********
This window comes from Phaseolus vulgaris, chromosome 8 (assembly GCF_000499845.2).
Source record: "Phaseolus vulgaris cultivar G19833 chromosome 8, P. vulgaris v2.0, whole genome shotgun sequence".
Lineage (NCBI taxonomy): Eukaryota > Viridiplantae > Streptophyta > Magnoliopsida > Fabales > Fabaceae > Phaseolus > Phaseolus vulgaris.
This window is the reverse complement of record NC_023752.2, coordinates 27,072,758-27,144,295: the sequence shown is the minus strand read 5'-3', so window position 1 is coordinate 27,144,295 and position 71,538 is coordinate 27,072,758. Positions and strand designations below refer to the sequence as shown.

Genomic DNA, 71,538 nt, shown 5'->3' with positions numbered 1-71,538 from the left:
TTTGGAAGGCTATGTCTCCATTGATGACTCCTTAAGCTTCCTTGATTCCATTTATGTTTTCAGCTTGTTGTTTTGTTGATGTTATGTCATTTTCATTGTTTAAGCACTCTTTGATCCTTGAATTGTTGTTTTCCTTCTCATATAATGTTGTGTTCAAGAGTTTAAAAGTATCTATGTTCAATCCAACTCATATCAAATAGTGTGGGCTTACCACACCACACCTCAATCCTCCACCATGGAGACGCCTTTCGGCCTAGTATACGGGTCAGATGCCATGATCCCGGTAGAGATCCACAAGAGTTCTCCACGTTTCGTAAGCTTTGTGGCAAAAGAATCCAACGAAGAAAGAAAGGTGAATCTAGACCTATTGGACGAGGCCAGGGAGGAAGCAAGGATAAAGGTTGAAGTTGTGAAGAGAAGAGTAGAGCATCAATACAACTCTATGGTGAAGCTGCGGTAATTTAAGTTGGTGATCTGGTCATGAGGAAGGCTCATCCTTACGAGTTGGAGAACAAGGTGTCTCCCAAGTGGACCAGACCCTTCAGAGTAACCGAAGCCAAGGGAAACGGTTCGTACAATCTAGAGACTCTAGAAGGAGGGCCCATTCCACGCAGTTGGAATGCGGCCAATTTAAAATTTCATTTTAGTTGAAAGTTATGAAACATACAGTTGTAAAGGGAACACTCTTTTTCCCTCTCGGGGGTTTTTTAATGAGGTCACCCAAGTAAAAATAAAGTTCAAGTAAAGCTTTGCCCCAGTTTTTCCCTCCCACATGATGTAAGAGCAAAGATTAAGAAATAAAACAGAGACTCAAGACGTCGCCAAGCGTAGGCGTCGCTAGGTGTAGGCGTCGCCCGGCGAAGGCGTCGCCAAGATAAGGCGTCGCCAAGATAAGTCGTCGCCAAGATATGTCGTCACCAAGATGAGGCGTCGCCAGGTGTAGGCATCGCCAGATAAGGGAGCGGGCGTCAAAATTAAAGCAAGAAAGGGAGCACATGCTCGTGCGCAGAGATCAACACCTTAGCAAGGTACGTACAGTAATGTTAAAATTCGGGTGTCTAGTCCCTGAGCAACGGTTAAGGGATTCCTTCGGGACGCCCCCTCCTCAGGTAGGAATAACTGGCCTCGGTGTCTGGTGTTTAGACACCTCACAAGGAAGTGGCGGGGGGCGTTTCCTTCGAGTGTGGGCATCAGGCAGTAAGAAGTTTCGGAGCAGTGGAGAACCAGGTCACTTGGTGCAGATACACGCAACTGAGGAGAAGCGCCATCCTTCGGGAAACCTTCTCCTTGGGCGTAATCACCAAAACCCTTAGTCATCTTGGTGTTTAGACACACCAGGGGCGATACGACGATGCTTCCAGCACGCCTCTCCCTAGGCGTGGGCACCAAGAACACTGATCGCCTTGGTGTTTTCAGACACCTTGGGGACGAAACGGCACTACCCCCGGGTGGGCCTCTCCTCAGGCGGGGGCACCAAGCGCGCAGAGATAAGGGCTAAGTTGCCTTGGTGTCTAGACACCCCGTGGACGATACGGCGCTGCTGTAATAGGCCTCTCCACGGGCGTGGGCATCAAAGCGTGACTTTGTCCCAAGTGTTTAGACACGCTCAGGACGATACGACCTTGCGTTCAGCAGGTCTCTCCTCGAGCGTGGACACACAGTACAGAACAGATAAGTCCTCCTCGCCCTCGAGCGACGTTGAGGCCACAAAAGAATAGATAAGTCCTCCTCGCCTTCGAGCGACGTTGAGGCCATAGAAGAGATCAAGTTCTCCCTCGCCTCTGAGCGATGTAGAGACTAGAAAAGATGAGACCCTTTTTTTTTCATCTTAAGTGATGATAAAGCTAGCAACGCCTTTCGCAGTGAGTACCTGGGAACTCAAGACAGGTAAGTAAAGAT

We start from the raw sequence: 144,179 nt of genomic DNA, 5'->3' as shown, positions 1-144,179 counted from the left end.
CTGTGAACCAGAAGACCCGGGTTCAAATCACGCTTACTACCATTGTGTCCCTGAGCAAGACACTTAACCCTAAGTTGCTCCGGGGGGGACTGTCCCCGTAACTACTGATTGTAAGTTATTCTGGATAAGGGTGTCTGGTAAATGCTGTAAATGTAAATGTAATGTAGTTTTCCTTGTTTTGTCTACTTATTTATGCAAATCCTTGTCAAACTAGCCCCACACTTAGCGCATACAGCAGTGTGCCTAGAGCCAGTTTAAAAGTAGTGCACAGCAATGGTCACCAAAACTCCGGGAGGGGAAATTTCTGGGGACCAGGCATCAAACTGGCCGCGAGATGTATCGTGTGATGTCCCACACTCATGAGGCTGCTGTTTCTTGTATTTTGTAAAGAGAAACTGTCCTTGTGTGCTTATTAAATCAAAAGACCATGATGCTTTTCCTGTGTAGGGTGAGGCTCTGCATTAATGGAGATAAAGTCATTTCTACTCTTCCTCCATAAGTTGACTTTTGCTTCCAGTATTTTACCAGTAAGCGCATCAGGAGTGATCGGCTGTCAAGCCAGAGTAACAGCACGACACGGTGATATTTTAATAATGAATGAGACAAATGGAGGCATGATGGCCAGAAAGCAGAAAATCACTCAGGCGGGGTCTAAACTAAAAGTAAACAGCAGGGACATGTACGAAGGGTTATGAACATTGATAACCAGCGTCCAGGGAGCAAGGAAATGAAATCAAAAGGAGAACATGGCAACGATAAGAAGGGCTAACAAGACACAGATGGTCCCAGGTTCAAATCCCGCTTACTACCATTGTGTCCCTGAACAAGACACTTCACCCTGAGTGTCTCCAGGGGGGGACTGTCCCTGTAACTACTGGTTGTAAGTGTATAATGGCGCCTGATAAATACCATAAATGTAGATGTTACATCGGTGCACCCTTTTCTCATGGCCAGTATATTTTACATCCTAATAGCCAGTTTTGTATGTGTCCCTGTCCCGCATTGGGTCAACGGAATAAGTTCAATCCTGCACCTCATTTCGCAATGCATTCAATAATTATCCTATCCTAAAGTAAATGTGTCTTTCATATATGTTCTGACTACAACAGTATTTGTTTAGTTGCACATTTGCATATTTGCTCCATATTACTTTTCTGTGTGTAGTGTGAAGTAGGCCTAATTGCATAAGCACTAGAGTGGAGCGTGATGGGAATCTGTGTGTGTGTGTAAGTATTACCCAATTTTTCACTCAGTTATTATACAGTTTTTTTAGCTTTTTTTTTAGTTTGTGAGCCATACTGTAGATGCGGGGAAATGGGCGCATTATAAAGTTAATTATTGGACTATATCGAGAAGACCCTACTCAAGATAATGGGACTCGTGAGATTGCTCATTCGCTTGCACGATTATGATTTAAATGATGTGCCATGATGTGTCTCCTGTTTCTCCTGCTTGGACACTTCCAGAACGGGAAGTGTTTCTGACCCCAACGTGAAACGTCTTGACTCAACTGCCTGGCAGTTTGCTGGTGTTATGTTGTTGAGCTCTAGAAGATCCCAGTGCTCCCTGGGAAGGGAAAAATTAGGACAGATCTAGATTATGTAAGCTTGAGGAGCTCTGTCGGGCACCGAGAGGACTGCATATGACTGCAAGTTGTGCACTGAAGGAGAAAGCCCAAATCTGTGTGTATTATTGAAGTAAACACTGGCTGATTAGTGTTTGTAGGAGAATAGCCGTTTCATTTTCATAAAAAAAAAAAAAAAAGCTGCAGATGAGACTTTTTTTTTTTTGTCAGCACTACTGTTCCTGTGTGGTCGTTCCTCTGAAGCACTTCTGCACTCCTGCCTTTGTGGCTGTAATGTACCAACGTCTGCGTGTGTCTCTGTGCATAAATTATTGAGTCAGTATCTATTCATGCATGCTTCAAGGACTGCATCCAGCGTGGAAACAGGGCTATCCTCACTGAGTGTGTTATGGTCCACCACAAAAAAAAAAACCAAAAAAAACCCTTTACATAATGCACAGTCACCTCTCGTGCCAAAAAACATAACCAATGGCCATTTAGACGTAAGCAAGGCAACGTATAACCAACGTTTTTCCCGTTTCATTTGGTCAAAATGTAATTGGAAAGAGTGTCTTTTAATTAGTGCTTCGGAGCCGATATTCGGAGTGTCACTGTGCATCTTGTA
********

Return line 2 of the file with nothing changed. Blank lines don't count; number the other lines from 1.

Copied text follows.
Source record: "Phaseolus vulgaris cultivar G19833 chromosome 8, P. vulgaris v2.0, whole genome shotgun sequence".